As the effects of alemtuzumab treatment during pregnancy have not been determined, pregnant patients should not receive alemtuzumab treatment unless the likely benefit justifies the potential risk to the fetus.18 In the Phase II and III studies, pregnant or lactating patients were ineligible for treatment, but remained on study for safety follow-up. As of December 31, 2015, 200 pregnancies had occurred in 137 of 972 alemtuzumab-treated women in the clinical development program.91 Of these pregnancies, 181 were complete and 11 were ongoing; outcomes of eight pregnancies were unknown.91 Among completed pregnancies with known outcomes, there were 122 (67%) live births with no congenital abnormalities or birth defects; also, there were 39 (22%) spontaneous abortions, 19 (11%) elective abortions, and one (0.6%) stillbirth.91 Elective abortions were due to personal choice (n=6), extrauterine pregnancy (n=3), anembryonic gestation (n=2), or fetal defect (n=1, cystic hygroma and hypoplastic heart); no information was available for the remaining seven cases.91
Women of child-bearing potential are advised to use effective contraception during alemtuzumab administration and for 4 months afterward.18 Transfer of TSH receptor antibodies from a mother with Graves’ disease to her fetus can result in transient neonatal Graves’ disease. One such case occurred in the CARE-MS studies, in which thyrotoxic crisis occurred in an infant born 1 year after alemtuzumab dosing in the mother.18,19 While quarterly TSH tests to evaluate thyroid function are recommended for all alemtuzumab-treated patients, experienced clinicians recommend monthly TSH testing in pregnant patients, for whom thyroid monitoring is especially important.92 Pregnancy outcomes in real-world patients with pregnancy onset within 4 months of alemtuzumab exposure are currently being collected in the Lemtrada Pregnancy Exposure Registry, a 19-country registry study.93
Benefit:risk considerations for alemtuzumab treatment
The decision to initiate alemtuzumab treatment should be weighed carefully for each patient. Many factors must be placed in perspective, including the risk of untreated or undertreated disease, as well as the overall benefit:risk profile. The extensive clinical development program established alemtuzumab as a highly effective DMT.11,12,36 Alemtuzumab is one of only a few MS DMTs for which approval was based on comparison to an active treatment, demonstrating significant reduction in relapses and improved disability outcomes, compared with SC IFNB-1a. The annualized relapse rate was reduced by 55% in CARE-MS I and 49% in CARE-MS II, compared with SC IFNB-1a.11,12 The risk of 6-month CDW was significantly reduced by 42% versus SC IFNB-1a in CARE-MS II.12 Efficacy was durable over at least 5 years in the CARE-MS studies in the absence of continuous treatment (ie, regular, repeated dosing). Furthermore, 68% (CARE-MS I) and 60% (CARE-MS II) of patients did not receive alemtuzumab retreatment following their initial two courses, and 98% and 92%, respectively, did not receive another DMT after the initial two alemtuzumab courses.15,57 It is also noteworthy that these results were achieved with 96% of CARE-MS I patients and 91% of CARE-MS II patients who entered the extension, remaining on study through 5 years.15,57 This high rate of patient retention rate contributes to the robustness of the data.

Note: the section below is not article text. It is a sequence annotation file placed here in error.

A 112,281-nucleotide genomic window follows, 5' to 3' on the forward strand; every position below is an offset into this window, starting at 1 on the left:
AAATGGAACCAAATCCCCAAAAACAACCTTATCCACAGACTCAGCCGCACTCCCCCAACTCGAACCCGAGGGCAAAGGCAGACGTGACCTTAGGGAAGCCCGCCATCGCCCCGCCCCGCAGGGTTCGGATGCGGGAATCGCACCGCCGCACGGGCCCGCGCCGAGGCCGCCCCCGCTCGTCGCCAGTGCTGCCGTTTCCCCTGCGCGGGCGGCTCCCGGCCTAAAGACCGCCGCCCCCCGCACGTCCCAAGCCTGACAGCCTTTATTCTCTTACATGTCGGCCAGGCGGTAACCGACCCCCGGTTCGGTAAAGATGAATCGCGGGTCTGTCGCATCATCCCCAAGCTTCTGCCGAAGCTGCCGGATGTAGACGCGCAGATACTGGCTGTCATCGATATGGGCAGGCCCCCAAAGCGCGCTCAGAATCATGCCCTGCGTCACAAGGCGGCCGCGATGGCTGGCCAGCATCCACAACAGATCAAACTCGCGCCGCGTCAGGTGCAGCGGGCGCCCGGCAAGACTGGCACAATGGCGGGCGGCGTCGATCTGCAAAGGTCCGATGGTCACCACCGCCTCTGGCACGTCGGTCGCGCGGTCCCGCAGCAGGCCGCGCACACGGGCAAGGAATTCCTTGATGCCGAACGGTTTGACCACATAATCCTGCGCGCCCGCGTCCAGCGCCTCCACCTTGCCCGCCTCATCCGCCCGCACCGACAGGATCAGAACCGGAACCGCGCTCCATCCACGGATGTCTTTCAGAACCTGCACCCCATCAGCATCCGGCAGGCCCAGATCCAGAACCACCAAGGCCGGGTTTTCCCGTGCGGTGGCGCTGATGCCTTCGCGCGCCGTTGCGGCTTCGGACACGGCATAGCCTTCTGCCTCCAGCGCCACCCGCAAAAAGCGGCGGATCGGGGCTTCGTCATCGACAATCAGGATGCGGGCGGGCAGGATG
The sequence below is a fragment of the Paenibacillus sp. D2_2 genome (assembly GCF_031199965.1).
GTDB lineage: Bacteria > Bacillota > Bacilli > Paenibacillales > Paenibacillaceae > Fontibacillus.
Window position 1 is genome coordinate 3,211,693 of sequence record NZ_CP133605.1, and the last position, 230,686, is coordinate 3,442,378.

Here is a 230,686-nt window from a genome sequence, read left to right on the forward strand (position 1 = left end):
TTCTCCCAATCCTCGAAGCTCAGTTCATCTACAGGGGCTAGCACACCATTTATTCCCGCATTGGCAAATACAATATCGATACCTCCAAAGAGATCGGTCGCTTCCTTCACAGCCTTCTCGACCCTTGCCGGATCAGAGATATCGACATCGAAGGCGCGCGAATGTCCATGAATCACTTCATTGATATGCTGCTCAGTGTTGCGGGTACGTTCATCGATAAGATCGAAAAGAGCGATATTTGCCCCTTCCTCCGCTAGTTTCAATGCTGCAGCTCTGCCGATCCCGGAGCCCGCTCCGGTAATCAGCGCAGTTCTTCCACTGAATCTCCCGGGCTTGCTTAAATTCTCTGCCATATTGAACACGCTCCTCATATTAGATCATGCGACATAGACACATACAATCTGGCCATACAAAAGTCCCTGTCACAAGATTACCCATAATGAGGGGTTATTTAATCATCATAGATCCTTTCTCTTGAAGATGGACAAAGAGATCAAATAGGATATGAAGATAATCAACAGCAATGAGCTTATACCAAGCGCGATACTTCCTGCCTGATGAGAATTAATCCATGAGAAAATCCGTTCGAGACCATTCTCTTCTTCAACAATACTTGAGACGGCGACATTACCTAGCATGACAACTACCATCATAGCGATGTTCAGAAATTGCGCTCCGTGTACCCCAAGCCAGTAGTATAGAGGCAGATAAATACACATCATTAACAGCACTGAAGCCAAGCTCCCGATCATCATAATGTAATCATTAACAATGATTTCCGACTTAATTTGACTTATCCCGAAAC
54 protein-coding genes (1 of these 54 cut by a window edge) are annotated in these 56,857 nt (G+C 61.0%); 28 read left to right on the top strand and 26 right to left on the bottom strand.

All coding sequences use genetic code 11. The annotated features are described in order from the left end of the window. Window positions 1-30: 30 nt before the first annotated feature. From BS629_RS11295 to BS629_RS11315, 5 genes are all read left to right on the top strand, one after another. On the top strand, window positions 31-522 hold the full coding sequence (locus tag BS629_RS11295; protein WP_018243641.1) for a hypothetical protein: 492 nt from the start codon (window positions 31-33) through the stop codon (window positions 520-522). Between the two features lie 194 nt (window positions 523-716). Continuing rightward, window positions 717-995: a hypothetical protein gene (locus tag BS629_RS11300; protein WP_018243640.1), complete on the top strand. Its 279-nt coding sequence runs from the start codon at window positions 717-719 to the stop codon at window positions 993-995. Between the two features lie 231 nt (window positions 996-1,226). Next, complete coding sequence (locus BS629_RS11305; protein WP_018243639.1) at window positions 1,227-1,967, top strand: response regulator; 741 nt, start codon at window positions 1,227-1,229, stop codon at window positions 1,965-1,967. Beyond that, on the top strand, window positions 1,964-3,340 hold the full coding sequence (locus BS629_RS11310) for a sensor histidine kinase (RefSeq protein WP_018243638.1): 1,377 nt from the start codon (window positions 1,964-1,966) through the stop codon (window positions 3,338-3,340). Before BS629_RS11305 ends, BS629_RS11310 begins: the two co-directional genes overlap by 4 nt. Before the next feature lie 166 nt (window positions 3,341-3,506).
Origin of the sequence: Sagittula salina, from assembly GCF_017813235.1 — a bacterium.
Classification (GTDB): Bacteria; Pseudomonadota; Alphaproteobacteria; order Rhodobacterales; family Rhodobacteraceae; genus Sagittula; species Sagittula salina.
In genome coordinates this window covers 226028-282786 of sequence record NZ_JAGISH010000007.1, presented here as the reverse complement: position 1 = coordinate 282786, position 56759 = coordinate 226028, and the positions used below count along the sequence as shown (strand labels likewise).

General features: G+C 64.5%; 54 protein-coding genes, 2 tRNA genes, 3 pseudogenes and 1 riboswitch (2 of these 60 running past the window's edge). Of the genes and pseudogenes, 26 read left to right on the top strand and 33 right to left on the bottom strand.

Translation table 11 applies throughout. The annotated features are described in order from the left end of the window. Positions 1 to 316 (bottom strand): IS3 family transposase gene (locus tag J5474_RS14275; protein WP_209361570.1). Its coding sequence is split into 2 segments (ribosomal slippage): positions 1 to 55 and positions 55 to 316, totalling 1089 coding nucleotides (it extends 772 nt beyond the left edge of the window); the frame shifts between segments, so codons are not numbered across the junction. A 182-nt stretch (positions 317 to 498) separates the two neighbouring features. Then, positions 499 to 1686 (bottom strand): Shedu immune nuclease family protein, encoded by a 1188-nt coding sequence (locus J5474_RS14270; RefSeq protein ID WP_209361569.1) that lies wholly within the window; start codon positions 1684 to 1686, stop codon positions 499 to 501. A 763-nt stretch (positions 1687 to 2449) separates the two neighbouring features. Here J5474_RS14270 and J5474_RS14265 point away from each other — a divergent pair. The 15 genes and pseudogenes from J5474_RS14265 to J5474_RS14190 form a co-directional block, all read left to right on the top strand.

Data also support a consistent AE profile in patients with RRMS. AEs associated with alemtuzumab are well characterized, were consistent throughout the clinical development program, and responded to standard therapy. Risk mitigation strategies implemented in the alemtuzumab RRMS clinical development program allowed for early detection and treatment of AEs, and are the basis for practice recommendations detailed in alemtuzumab labeling. These risk mitigation measures, including monthly blood and urine tests and quarterly thyroid function tests that are continued for 48 months after the last alemtuzumab infusion, are now used in clinical practice.18,19 Patients must understand and accept the monitoring commitment before initiating treatment, including the need for continued monitoring even in the absence of alemtuzumab retreatment.
Most DMTs require continuous treatment, and studies have shown that patients can become fatigued by the need for frequent administration (especially parenteral administration) and cease to persist with therapy.29 The unique administration schedule of alemtuzumab (two courses 1 year apart) eliminates the need for continuous dosing, and thus lessens the potential for compliance issues.